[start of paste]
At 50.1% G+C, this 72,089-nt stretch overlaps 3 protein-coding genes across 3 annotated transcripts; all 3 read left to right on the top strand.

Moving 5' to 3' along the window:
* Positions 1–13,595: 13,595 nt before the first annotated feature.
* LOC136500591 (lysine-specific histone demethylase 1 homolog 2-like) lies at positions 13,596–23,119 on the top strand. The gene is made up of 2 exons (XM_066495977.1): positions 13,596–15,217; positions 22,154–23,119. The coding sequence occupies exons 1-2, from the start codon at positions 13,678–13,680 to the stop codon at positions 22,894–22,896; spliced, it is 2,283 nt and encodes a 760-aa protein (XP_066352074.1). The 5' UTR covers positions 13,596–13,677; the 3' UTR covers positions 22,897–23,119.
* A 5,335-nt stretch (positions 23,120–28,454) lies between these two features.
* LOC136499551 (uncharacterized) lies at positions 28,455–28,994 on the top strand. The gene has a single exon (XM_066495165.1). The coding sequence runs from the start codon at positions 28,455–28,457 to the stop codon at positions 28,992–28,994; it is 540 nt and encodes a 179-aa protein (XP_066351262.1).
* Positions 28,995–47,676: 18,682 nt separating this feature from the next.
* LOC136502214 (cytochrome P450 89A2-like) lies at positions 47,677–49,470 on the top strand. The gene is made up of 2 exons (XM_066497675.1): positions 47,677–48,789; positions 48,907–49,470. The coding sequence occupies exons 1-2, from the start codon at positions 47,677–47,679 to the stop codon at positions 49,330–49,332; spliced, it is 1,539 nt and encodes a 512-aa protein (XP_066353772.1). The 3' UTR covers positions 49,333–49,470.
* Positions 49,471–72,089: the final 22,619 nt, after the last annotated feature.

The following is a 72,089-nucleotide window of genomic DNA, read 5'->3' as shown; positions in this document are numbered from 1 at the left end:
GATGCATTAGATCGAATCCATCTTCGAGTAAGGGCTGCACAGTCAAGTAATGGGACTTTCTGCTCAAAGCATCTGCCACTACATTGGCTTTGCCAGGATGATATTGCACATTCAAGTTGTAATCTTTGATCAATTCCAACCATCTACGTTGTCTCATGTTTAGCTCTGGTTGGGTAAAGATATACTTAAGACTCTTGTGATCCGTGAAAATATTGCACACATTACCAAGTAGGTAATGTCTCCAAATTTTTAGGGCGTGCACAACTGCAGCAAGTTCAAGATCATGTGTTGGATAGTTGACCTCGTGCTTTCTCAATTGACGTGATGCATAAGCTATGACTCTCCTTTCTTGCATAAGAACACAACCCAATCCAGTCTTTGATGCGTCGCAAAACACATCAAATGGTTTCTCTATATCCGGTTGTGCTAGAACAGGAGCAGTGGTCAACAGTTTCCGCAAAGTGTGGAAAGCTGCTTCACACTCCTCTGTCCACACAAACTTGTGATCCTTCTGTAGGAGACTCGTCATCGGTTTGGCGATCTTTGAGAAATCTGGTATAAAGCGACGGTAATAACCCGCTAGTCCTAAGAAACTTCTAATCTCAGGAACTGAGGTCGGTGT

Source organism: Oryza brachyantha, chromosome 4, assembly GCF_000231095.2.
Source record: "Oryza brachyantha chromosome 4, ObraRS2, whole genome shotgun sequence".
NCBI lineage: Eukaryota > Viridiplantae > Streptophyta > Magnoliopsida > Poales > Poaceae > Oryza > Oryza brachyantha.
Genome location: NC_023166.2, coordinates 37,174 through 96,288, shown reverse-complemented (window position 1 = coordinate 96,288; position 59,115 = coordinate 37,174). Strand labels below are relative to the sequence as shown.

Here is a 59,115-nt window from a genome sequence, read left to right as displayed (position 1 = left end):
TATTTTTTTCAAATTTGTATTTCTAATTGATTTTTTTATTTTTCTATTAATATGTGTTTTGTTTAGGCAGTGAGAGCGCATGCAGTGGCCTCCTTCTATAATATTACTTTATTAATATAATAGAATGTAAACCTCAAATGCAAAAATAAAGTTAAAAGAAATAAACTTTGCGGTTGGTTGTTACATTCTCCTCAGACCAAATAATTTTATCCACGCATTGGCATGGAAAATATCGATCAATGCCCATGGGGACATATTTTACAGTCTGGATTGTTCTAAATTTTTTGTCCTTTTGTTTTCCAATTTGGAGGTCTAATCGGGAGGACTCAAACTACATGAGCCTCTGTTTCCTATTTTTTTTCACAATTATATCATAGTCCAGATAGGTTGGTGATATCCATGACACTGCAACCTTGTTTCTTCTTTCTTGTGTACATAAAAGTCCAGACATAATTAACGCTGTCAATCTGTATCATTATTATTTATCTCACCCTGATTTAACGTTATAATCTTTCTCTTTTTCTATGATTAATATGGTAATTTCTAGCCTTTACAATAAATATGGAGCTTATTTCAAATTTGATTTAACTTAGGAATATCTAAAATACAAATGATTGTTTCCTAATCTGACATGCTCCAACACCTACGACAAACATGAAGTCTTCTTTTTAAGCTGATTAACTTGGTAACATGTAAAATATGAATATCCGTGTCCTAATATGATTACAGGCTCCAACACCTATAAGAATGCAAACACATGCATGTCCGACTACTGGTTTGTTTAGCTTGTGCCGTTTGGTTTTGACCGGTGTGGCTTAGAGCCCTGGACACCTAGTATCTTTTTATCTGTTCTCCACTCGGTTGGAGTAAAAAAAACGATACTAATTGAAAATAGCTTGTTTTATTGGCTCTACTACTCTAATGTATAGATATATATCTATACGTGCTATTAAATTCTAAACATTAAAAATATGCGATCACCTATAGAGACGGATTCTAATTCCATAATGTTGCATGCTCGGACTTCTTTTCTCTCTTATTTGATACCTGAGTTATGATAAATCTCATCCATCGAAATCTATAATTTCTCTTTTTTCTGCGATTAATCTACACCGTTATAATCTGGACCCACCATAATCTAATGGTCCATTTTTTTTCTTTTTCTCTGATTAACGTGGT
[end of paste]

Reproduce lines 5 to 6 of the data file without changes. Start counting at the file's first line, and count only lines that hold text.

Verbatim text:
* A 5,335-nt stretch (positions 23,120–28,454) lies between these two features.
* LOC136499551 (uncharacterized) lies at positions 28,455–28,994 on the top strand. The gene has a single exon (XM_066495165.1). The coding sequence runs from the start codon at positions 28,455–28,457 to the stop codon at positions 28,992–28,994; it is 540 nt and encodes a 179-aa protein (XP_066351262.1).